Throughout the first ten lines of the sonnet, the speaker’s obsessions with distinguishing himself from the rest of the hunters and continual self-referencing indicates his belief in the uniqueness and prominence of his role in this drama, a belief that mirrors the conventional narcissistic identity prescribed by Petrarchan convention.  His evident need to establish his distinct position begins to appear as he tells his audience, “I am of them that farthest cometh behind” (4).  The similarity of the end sounds of farthest and cometh link the two words together and emphasize the superlative nature of his failure.  Almost simultaneously, the juxtaposition of the verb “cometh” with the preposition “behind” delays the moment of revelation and deliberately misleads the reader into assuming that the speaker has almost succeeded, thereby emphasizing the irony of his boast.  Thus, while the first word coupling renders his failure subordinate to the fact he stands out from the pack of pursuers, the second pair exhibits the speaker’s ability to transform any distinction into a source of empowerment. In the next two lines he further underscores his obsession with self: “Yet may I, by no means, my wearied mind / Draw from the deer” (5-6).  Reading through this section, the phrase “by no means” acts to break up the flow of the line, thereby emphasizing the words “I” and “my” surrounding it, words which he also connects through their similar sounds.  In addition to this emphasis, the fact that the image of the deer doesn’t appear until after the line break acts to draw the reader’s attention away from the deer’s control over the speaker’s mind to his utter lack of power.  Ironically, in doing so he controls his readers’ thoughts to insure the centrality of his role within the sonnet.  The strict adherence of these lines to a preexisting literary tradition implies that while the speaker gains empowerment through this identity, he is nevertheless reliant upon and outside authority for the formation of his self-concept.
Even within these first lines, however, the resignation and abandonment of ideals expressed by the speaker point to ways in which he manipulates and opposes this identity as well as adopts it.  From almost the first line of the poem, the speaker undermines his own portrayal of himself as a conventional unrequited lover when he informs his audience, “But as for me, alas, I may no more” (2).  Paradoxically, in asserting his differentiation from the other hunters, the speaker both asserts a Petrarchan lover’s traditional narcissism while emphasizing the fact that he does not see himself as following the ideals of that system, ideals which value the unconditional devotion he has just renounced.  This same conflict with conventional ideals appears later in the poem when the speaker says, “I leave off, therefore, / Since in a net I seek to hold the wind” (7-8).  On one level, this image reinforces the speaker’s sense of his hunt’s futility and as a result also confirms the empowerment gained through his acceptance of this fact.  However, this proves problematic not only because he again declares his intention to give up the hunt but also because he chooses to characterize his beloved as wind—a thing lacking tangible substance and worth.  The same conviction in his own self-importance that leads him to fixate on his hunt of the deer also leads him to devalue the very thing he pursues.  In the speaker’s selective adoption and rejection of specific elements belonging to the Petrarchan identity, he displays a belief in his right to fashion a self that exists outside of the ideals and expectations of his culture.  The speaker may be a conventionally narcissistic hunter of an elusive hind, but he insists on being so on his own terms.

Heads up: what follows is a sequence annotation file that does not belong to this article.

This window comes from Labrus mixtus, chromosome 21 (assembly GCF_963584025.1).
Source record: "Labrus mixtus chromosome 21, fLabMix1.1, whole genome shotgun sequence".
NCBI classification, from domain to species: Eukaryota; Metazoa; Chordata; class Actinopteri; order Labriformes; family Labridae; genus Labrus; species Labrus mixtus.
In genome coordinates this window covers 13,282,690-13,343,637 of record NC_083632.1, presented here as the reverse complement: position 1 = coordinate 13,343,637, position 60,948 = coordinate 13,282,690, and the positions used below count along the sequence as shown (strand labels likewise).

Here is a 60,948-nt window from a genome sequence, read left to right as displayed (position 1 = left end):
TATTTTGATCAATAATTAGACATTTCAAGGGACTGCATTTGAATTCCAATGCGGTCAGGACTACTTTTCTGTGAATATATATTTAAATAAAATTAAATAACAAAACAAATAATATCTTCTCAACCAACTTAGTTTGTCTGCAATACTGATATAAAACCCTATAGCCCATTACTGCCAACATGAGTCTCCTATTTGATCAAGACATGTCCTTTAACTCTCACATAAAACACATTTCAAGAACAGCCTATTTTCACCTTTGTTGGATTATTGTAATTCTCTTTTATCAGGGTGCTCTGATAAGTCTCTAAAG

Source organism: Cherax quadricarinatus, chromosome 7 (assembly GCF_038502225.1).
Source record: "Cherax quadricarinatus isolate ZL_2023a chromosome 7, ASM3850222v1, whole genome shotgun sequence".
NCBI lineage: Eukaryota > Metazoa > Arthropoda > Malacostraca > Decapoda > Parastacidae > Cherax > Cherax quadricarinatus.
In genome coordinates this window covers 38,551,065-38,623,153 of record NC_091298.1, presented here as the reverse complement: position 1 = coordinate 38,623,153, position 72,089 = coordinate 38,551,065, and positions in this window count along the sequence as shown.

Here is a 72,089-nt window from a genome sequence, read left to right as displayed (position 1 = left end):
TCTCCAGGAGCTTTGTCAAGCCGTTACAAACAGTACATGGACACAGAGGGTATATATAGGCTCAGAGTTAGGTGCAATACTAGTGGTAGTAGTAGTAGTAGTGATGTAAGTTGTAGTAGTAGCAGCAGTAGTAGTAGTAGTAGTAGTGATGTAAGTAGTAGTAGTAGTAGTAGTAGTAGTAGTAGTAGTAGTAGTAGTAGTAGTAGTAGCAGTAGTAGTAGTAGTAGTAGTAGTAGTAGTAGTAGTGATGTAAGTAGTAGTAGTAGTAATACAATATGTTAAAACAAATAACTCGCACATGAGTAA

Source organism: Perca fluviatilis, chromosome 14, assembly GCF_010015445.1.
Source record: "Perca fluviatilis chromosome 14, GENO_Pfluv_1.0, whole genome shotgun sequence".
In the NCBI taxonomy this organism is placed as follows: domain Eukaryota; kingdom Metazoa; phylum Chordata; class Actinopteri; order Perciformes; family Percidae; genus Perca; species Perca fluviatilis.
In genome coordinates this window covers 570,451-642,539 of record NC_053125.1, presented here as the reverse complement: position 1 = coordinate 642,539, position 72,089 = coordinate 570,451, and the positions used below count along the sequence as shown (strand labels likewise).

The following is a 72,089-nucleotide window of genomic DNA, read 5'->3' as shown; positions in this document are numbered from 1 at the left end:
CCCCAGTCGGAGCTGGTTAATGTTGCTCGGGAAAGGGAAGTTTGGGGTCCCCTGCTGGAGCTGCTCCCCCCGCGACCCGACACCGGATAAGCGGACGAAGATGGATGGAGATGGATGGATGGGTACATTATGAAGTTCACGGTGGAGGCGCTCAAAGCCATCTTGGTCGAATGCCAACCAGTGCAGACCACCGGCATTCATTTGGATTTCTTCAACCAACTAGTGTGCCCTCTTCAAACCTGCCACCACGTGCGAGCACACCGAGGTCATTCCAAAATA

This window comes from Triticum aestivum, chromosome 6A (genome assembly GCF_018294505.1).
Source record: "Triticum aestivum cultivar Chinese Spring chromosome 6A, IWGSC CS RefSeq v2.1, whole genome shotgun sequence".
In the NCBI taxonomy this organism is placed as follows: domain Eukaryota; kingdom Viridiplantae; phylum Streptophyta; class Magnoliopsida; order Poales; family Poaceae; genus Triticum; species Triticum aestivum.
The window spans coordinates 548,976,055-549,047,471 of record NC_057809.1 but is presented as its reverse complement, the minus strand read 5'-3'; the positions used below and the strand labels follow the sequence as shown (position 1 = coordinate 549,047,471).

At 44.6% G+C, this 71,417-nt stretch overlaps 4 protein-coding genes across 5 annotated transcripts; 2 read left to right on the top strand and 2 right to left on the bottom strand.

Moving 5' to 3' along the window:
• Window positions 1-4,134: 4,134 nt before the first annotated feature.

Although the speaker provides the audience these glimpses into his sense of self both in relation and opposition to poetic conventions, in the final quatrain he explores he ways in which this identity functions within the broader context of the surrounding political and economic climate of his time by introducing another character in the hunt—the hind’s master.  In these four lines, the speaker tells his audience, “And graven with diamonds in letters plan / There is written her fair neck round about / ‘Noli me tangere, for Caesar’s I am / And wild for to hold, though I seem tame’” (11-14).  Here, in contrast to the speaker’s prolific use of the personal pronoun “I” in the first ten lines, it only appears within the words Caesar has placed into the silent mouth of the hind.  In the presence of this new symbol of political power, Caesar, the speaker has lost the ability to give voice to his narcissistic identity because this more powerful force cannot only control the attention of the audience but also manipulate the means and content of others’ self-expression.  The speaker further emphasizes the subjection of personal identity this political figure brings by ending the two final lines of the sonnet with the off-rhyme of “am” and “tame.”  In doing so, he breaks out of the traditional structure of a Petrarchan sonnet, and separates them from the rest of the poem, drawing the reader’s attention to them even as Caesar’s words command the attention of his subjects.  In addition to the political and military connotations associated with the figure of Caesar, the fact that he writes this message “graven with diamonds in letters plain” indicates an economic domination as well—a display of wealth that literally collars the beloved and marks her as property of this other man.  Not only does this outsider usurp the speaker’s principal role in the poem, he does the impossible and captures the very wind that the disheartened hunter never can.  Because the speaker can no longer express his narcissism through continual self-referencing once he enters this power structure, he must find alternative ways to subvert this power and reassert his control over the sonnet and his own role in it.